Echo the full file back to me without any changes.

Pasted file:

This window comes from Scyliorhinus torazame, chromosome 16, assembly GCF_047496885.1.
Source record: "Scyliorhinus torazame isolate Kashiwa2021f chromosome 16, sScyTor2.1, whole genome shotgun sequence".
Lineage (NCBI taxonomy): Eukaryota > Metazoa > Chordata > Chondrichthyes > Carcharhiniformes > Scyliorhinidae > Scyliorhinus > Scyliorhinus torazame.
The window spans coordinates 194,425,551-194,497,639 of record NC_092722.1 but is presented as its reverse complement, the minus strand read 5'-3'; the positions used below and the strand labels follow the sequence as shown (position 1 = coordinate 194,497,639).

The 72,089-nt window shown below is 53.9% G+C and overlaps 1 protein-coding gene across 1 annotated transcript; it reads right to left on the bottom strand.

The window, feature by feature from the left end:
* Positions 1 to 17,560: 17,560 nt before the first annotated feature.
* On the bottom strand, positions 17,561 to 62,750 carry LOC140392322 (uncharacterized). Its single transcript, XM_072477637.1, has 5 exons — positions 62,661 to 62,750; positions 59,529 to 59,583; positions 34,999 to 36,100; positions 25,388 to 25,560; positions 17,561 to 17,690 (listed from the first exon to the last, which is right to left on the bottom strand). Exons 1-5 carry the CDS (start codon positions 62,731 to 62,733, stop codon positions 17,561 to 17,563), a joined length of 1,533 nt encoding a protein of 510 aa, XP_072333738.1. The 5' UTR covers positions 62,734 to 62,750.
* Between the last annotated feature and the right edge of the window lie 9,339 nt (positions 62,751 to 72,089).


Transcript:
This window comes from Scyliorhinus torazame, chromosome 16, assembly GCF_047496885.1.
Source record: "Scyliorhinus torazame isolate Kashiwa2021f chromosome 16, sScyTor2.1, whole genome shotgun sequence".
Lineage (NCBI taxonomy): Eukaryota > Metazoa > Chordata > Chondrichthyes > Carcharhiniformes > Scyliorhinidae > Scyliorhinus > Scyliorhinus torazame.
The window spans coordinates 194,425,551-194,497,639 of record NC_092722.1 but is presented as its reverse complement, the minus strand read 5'-3'; the positions used below and the strand labels follow the sequence as shown (position 1 = coordinate 194,497,639).

The 72,089-nt window shown below is 53.9% G+C and overlaps 1 protein-coding gene across 1 annotated transcript; it reads right to left on the bottom strand.

The window, feature by feature from the left end:
* Positions 1 to 17,560: 17,560 nt before the first annotated feature.
* On the bottom strand, positions 17,561 to 62,750 carry LOC140392322 (uncharacterized). Its single transcript, XM_072477637.1, has 5 exons — positions 62,661 to 62,750; positions 59,529 to 59,583; positions 34,999 to 36,100; positions 25,388 to 25,560; positions 17,561 to 17,690 (listed from the first exon to the last, which is right to left on the bottom strand). Exons 1-5 carry the CDS (start codon positions 62,731 to 62,733, stop codon positions 17,561 to 17,563), a joined length of 1,533 nt encoding a protein of 510 aa, XP_072333738.1. The 5' UTR covers positions 62,734 to 62,750.
* Between the last annotated feature and the right edge of the window lie 9,339 nt (positions 62,751 to 72,089).